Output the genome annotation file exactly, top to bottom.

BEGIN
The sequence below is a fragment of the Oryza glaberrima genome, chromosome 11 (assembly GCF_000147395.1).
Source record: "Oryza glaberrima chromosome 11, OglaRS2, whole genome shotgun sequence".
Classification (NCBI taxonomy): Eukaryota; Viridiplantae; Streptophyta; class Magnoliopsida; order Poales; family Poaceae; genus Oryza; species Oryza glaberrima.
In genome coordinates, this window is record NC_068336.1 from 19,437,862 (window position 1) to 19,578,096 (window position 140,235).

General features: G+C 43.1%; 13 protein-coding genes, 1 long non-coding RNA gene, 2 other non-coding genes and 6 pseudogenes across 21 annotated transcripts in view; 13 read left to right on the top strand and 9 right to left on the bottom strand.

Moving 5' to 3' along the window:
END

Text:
The sequence below is a fragment of the Oryza glaberrima genome, chromosome 11 (assembly GCF_000147395.1).
Source record: "Oryza glaberrima chromosome 11, OglaRS2, whole genome shotgun sequence".
Classification (NCBI taxonomy): Eukaryota; Viridiplantae; Streptophyta; class Magnoliopsida; order Poales; family Poaceae; genus Oryza; species Oryza glaberrima.
In genome coordinates, this window is record NC_068336.1 from 19,437,862 (window position 1) to 19,578,096 (window position 140,235).

General features: G+C 43.1%; 13 protein-coding genes, 1 long non-coding RNA gene, 2 other non-coding genes and 6 pseudogenes across 21 annotated transcripts in view; 13 read left to right on the top strand and 9 right to left on the bottom strand.

Moving 5' to 3' along the window: